Feeling pretty

I’ve been watching a lot of crime on Netflix lately. It’s no wonder I feel rotten after a diet of Dirty John, The Ted Bundy Tapes and Abducted In Plain Sight, but last night I found the perfect antidote in I Feel Pretty.

I was expecting it to be saccharine Hollywood fare, but I absolutely bloody loved it. I laughed out loud, cried and decided that I must urge my daughters to watch it.

It’s a simple premise. A young woman who longs to be pretty and thin, bangs her head, looks in the mirror and believes she has been transformed into a great beauty. In actual fact, nothing has happened, she looks exactly the same, but as she goes about her life believing she is God’s gift, so things start to change. What she thinks in her head is what shows up in real-life. It’s what all these self-help books from The Secret through to The Game Of Life keep banging on about.

I have never felt pretty. Don’t get me wrong, I don’t think I am ugly either, but the term ‘pretty’ was always for other women; the skinny ones with button noses, creamy skin and big eyes. You know who you are bitches!

I tell my daughters that beauty comes from within, but of course, I never apply this to myself. Tsk.

If I had to choose one role model for my girls who are 12 and 16, it wouldn’t be Meghan Markle, Michelle Obama or JK Rowling, it would be Renee the lead character in I Feel Pretty. In fact, I think it watching this film should be compulsory for every woman over the age of 12.

Please, please, please, if you have even once felt that you are not pretty/good/clever or anything enough, watch this film and I promise you’ll feel heaps better afterwards.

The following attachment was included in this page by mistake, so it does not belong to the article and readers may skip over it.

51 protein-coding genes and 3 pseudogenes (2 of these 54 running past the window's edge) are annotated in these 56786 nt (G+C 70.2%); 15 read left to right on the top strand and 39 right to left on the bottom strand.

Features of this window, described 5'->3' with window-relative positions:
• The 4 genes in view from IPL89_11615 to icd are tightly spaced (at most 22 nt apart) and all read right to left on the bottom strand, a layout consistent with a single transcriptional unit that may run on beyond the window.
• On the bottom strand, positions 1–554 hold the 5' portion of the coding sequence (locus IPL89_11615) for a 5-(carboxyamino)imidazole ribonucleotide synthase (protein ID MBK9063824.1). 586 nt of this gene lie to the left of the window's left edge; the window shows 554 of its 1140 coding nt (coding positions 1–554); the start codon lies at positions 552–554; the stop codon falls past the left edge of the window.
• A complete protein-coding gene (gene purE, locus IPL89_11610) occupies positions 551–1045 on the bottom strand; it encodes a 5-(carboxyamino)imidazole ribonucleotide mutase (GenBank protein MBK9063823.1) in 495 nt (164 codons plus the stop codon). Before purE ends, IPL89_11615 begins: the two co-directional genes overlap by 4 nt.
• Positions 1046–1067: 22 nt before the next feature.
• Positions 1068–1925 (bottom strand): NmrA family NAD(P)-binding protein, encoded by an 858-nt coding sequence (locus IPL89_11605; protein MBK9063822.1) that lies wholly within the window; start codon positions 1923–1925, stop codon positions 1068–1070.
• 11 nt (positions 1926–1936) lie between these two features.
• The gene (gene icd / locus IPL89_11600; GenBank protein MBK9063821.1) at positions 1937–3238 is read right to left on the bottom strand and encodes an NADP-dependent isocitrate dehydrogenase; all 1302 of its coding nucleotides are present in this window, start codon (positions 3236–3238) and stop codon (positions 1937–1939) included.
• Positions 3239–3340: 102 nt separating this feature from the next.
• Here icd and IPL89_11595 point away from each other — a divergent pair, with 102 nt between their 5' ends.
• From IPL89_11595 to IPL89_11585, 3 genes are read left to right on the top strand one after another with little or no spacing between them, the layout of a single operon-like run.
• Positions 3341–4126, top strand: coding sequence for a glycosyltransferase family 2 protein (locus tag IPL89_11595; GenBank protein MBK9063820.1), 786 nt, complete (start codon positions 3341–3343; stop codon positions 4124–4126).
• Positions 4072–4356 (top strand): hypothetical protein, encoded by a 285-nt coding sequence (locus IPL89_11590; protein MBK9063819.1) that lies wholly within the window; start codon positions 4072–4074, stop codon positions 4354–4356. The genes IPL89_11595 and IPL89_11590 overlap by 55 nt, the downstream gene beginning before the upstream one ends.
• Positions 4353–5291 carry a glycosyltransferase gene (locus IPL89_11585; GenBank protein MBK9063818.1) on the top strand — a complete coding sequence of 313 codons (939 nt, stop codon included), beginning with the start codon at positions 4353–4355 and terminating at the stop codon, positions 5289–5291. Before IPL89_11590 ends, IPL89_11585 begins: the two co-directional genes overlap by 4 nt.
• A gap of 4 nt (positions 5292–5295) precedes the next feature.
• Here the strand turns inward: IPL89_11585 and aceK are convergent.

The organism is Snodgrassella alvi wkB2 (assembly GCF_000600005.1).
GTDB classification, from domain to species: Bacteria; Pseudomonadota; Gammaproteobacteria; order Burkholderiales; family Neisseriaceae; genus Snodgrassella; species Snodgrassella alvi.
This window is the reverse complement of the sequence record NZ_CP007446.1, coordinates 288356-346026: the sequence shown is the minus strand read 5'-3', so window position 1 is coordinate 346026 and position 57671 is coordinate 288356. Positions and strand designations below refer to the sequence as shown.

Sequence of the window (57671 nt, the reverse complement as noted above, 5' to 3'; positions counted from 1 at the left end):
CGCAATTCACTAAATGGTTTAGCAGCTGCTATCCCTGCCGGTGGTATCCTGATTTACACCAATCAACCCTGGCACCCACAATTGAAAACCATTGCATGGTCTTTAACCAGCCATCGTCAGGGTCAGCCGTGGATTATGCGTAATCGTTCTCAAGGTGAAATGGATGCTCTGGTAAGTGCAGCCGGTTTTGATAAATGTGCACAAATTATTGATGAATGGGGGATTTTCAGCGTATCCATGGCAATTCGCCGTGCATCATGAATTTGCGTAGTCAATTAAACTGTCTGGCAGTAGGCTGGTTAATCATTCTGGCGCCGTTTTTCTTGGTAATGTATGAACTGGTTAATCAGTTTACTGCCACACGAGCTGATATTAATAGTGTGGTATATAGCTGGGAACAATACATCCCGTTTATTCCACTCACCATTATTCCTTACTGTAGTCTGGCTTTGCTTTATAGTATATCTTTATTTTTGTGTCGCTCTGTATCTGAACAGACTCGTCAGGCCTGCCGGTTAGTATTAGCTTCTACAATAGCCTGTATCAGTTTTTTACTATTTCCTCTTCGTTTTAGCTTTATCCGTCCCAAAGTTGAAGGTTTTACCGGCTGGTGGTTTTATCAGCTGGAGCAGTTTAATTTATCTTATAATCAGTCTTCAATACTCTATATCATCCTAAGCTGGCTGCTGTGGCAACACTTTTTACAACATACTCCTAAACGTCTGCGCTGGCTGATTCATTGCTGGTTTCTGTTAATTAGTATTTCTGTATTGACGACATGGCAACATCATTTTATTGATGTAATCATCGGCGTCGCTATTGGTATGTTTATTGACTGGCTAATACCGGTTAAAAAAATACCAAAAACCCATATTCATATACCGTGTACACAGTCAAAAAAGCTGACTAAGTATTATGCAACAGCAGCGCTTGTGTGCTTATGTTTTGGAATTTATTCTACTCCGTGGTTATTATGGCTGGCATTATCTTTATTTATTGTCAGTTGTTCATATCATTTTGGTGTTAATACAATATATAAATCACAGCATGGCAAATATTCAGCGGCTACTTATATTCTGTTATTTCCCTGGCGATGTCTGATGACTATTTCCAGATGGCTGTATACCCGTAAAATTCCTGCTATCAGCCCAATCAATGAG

Renee is brilliantly played by actress Amy Schumer. I looked her up this morning and liked her as much as her the film’s character. Here’s one of her quotes that resonated with me:

“I have become a rich and famous person, and I am no happier now than I was when I was waiting tables. That’s the truth. I have more security, and that gives you peace of mind, which is great. There was a time when I didn’t have anyone to borrow a hundred bucks from, and having some money is a luxury, sure. But in terms of actual happiness, it’s all the same. I have friends who are more successful than me, friends who are still struggling, and they’re no happier than each other. To me, that’s a little comforting and a little depressing. Happiness can’t start with external stuff, whether that’s money or success or your body.”

If I knew how to insert clapping hand emojis on WordPress, there’d be a whole row of them right here.

You might be thinking ‘Well hang on a minute. You’ve been moaning on about the lack of money in your life for weeks.’ That’s true, I have, but it’s not about the money. What I crave is security and feeling good enough. I know that money is not going to give me this, hence here I am, working with a spiritual mentor for the next year. That’s not to say I don’t wish to be prosperous, of course I do, who doesn’t?

Talking of my mentor Marion, we chatted earlier today. She assured me that the presence of misery in my life right now, is all perfectly normal. The dark night of the soul is an important part of the spiritual journey. It is a signal to go inward and that is what I have done. Apparently, there will be many more dark nights to come, but next time, it will feel familiar and I will know exactly what to do.

This morning, during one of her meditation tapes, Marion asked ‘What does your soul want you to know?’ A picture of a snail flashed in my mind.  Yet another sign telling me to slow down. The message here was –  the snail makes slow progress, but it leaves a trail for others to follow. Wow, I thought. How clever is that? My higher-self isn’t half bad when I give it the chance to be heard. Perhaps I should do it more often…

 

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